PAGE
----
Like Haidt, Girard observes that ideology becomes a source of tribal identity, but at its most extreme it becomes increasingly dependent not on the principles that it espouses but on the psychological kinetics of its adversarial relationship to its rivals. Positive philosophy gives way to the need to feed on rivalry as a source of meaning. This is why extremist ideologies tend to be built upon fabulist views of a possible future: the more spectacular the vision, the more unreachable the goal, the more immersive the cause.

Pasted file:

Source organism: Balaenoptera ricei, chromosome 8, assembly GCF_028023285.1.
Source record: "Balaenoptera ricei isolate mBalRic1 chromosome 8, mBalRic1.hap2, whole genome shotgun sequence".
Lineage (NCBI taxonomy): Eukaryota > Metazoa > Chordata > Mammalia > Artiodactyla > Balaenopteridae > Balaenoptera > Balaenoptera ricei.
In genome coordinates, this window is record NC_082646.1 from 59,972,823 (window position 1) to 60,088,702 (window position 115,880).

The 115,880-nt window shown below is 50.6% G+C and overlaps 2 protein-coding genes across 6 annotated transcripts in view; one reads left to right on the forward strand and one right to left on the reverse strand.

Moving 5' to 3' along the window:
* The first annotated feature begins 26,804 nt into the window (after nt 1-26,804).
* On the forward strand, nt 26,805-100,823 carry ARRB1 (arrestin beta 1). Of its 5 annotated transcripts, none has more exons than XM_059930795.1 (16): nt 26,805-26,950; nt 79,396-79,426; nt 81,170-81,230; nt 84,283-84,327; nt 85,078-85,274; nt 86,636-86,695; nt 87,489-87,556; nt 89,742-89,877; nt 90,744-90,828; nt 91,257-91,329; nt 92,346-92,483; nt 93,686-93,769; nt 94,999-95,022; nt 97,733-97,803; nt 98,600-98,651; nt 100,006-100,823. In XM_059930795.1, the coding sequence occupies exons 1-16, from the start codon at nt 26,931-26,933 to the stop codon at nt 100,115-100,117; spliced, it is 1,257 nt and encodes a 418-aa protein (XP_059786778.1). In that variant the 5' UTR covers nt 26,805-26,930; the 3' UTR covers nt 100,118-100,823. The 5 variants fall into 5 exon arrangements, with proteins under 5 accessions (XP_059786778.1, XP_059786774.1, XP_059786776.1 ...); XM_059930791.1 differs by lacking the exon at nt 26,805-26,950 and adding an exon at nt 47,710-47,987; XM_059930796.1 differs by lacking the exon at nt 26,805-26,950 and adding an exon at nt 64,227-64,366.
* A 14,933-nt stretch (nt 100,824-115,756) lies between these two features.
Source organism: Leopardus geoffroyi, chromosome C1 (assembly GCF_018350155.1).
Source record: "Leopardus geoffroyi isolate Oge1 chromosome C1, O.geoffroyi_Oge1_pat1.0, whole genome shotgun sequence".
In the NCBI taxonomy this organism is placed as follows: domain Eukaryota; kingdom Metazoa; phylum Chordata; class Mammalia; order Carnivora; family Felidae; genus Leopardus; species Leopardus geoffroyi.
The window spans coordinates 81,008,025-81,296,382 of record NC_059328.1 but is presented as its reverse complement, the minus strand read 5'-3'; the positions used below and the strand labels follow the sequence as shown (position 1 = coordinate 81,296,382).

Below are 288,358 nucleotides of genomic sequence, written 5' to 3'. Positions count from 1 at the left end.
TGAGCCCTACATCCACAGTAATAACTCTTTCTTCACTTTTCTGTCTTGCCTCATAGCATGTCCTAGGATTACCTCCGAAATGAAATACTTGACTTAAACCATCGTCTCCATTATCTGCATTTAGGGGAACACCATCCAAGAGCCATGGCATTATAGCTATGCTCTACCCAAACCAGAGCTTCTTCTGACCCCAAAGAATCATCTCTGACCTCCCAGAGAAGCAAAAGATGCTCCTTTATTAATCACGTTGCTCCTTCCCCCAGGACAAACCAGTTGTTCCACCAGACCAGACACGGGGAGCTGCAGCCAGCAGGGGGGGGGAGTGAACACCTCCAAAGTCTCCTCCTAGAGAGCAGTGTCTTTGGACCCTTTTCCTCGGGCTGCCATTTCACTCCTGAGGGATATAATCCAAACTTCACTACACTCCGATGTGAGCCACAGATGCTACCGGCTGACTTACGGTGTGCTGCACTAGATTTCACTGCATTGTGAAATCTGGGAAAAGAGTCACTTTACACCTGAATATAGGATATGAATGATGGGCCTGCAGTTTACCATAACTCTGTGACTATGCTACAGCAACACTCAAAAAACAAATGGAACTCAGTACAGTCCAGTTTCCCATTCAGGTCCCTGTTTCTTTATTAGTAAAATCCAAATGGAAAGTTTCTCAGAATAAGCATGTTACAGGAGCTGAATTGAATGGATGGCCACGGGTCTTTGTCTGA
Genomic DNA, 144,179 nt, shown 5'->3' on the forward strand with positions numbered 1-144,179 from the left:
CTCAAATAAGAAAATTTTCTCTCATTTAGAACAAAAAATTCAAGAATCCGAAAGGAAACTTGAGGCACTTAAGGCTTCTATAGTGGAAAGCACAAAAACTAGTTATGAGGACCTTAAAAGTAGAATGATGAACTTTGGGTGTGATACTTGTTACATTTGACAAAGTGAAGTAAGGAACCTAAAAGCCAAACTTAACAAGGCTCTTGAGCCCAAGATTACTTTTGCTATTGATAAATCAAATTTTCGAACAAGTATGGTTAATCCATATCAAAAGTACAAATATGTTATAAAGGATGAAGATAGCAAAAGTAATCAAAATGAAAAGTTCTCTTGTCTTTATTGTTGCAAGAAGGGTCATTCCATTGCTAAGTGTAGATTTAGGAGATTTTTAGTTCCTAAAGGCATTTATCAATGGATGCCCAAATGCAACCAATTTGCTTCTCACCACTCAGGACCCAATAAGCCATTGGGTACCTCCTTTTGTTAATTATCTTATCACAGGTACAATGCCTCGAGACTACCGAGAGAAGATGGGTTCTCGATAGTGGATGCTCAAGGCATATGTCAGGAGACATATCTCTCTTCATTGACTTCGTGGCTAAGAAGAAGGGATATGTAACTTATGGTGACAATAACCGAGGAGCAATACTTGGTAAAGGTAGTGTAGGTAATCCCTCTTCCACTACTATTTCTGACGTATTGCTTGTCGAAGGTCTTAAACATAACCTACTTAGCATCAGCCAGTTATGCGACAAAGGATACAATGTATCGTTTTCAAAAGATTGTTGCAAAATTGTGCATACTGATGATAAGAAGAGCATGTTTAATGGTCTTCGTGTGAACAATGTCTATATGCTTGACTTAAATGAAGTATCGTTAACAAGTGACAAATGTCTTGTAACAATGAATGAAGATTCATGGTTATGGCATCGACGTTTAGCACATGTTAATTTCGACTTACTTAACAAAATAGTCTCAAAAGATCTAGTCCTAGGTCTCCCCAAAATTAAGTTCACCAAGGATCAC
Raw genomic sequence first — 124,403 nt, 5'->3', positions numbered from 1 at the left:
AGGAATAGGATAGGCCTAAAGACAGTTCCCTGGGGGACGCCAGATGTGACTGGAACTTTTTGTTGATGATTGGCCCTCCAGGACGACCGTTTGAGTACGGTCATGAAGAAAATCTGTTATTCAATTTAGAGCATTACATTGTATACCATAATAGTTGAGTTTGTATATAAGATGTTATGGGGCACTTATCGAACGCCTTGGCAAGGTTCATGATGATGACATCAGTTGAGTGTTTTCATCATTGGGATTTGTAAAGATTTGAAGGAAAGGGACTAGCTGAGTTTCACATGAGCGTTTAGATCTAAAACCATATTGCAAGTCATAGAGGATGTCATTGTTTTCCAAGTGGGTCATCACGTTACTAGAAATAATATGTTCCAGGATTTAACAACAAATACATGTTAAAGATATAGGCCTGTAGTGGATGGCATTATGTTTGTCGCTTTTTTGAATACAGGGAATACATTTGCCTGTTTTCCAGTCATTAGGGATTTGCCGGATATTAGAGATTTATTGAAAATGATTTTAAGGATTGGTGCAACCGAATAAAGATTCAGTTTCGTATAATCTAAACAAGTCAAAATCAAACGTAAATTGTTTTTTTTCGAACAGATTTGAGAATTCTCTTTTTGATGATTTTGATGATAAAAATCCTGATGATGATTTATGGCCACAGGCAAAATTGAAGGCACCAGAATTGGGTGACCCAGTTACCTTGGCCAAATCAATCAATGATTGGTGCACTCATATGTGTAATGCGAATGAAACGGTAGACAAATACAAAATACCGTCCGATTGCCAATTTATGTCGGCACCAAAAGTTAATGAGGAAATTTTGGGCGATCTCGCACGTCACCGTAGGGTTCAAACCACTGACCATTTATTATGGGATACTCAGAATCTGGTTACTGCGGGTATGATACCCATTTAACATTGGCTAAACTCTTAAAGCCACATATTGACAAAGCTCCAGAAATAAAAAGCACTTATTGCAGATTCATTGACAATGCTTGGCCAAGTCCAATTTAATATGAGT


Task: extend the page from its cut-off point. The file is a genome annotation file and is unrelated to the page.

In the penultimate chapter of The Righteous Mind, Haidt shares with the reader the disorienting moment when he realized conservatism wasn’t so backward and parochial after all:
»As a lifelong liberal, I had assumed that conservatism = orthodoxy = religion = faith = rejection of science. It followed, therefore that as an atheist and a scientist, I was obligated to be a liberal. But Muller asserted that modern conservatism is really about creating the best possible society, the one that brings about the greatest happiness given local circumstances«